In rare 3-3 vote, Iowa Supreme Court declines to reinstate law banning most abortions

Iowa Gov. Kim Reynolds
Abortion will remain legal in Iowa after the state’s high court declined to reinstate a law, backed by Republican Gov. Kim Reynolds, that would have largely banned the procedure.
(Charlie Neibergall / Associated Press)

Abortion will remain legal in Iowa after the state’s high court declined Friday to reinstate a law that would have largely banned the procedure, rebuffing Republican Gov. Kim Reynolds and, for now, keeping the conservative state from joining others with strict abortion limits.

In a rare 3-3 split decision, the Iowa Supreme Court upheld a 2019 district court ruling that blocked the law. The latest ruling comes about a year after the same body — and the U.S. Supreme Court — determined that women do not have a fundamental constitutional right to abortion.

The blocked law would ban abortions once cardiac activity can be detected, usually around six weeks of pregnancy and before many women know they are pregnant. The law contains exceptions for medical emergencies, rape, incest and fetal abnormality.


Writing for the three justices who denied the state’s request to reinstate the law, Justice Thomas Waterman said granting the request would mean bypassing the Legislature, changing the standard for how the court reviews laws and then dissolving an injunction enacted by a lower court that blocked the law.

“In our view it is legislating from the bench to take a statute that was moribund when it was enacted and has been enjoined for four years and then to put it in effect,” Waterman wrote.

Reynolds signed the 2018 law despite state and federal court decisions at the time, including Roe vs. Wade, affirming a woman’s constitutional right to abortion. Planned Parenthood sued, and a state judge blocked the law the following year. Reynolds did not appeal the decision at the time.

In a separate case, the Iowa Supreme Court decided last year to reverse an opinion saying the state’s constitution affirms a fundamental right to abortion. Roe was overturned a week later, and Reynolds sought to dissolve the 2019 decision.

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April 8, 2023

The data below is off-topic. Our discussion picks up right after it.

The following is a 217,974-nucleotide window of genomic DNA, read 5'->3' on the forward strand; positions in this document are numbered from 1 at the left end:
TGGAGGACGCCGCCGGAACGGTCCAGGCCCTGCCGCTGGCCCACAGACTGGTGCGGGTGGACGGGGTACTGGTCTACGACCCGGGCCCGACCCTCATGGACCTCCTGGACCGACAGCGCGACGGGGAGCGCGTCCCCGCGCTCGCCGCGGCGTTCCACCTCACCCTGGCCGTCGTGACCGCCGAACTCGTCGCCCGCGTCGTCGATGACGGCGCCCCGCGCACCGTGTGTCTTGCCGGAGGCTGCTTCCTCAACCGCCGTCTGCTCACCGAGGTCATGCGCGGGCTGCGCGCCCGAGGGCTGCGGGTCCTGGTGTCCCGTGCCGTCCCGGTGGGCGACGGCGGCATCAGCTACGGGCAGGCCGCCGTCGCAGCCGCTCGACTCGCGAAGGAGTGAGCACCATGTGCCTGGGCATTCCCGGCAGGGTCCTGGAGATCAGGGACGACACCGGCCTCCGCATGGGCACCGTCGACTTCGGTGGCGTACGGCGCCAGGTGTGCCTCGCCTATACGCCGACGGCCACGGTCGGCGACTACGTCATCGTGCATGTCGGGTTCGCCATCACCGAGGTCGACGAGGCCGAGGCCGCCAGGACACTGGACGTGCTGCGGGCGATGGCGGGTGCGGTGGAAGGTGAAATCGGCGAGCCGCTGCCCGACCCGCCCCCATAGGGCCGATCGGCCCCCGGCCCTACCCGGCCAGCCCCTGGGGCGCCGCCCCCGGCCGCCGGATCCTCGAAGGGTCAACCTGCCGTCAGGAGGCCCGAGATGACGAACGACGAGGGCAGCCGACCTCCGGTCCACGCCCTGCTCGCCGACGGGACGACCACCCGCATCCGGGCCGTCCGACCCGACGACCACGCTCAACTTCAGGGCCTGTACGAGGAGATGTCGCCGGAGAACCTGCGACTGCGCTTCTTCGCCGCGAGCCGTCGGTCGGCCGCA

A state judge ruled last year that she had no authority to do so, and Reynolds appealed to the Iowa Supreme Court.

The court has seven members, but one justice declined to participate because her former law firm had represented an abortion provider. All of the justices were appointed by Republican governors and five were appointed by Reynolds, who expressed disappointment in the court’s ruling.


“Not only does it disregard Iowa voters who elected representatives willing to stand up for the rights of unborn children, but it has sided with a single judge in a single county who struck down Iowa’s legislation based on principles that now have been flat-out rejected by the U.S. Supreme Court,” Reynolds said in a statement.

Reynolds added that “the fight is not over.” Republicans hold large majorities in the Iowa House and Senate, and leaders of both chambers suggested they would work toward passing new legislation.

Ruth Richardson, president and chief executive of Planned Parenthood North Central States, called the decision “an enormous win.”

“Each person deserves control of their body, and Iowans have that right, based on today’s court decision,” she said in a statement. “Abortion bans make pregnancy more dangerous than it already is, and it shouldn’t matter which state you live in.”

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April 28, 2023

Although the state’s high court maintains the block on the law, it does not preclude Reynolds and lawmakers from passing a new law that looks the same. The decision Friday was largely procedural — the 2022 appeal to the 2019 ruling was too late. Abortions remain legal in Iowa up to 20 weeks of pregnancy.

Most Republican-led states have severely curtailed access to abortion in the year since the U.S. Supreme Court stripped women’s constitutional right to abortion by overturning Roe vs. Wade and handing authority over the issue to states.


Courts have put enforcement of several abortion bans and restrictions on hold while they consider whether they comply with state constitutions. Six are currently paused, but there have been final rulings in a handful of cases since Roe’s reversal — and no clear trend on how they’re going.

A state appeals court ruled last year that an abortion ban dating to before Arizona was a state does not apply to doctors, but whether it applies to other “helpers” is part of an ongoing legal dispute. The South Carolina Supreme Court this year struck down a ban on abortions after cardiac activity can be detected. Since then, the state has adopted a new ban, though enforcement of it has been paused by a court.

Judges in some other states have found bans unconstitutional only in narrow ways.

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The top court in Oklahoma last month struck two state laws banning abortion, but the procedure remains illegal there, with some exceptions, because another ban remains in effect.

A federal judge last year barred Idaho from enforcing its abortion ban in medical emergencies just after another federal judge made the opposite call on a Texas law.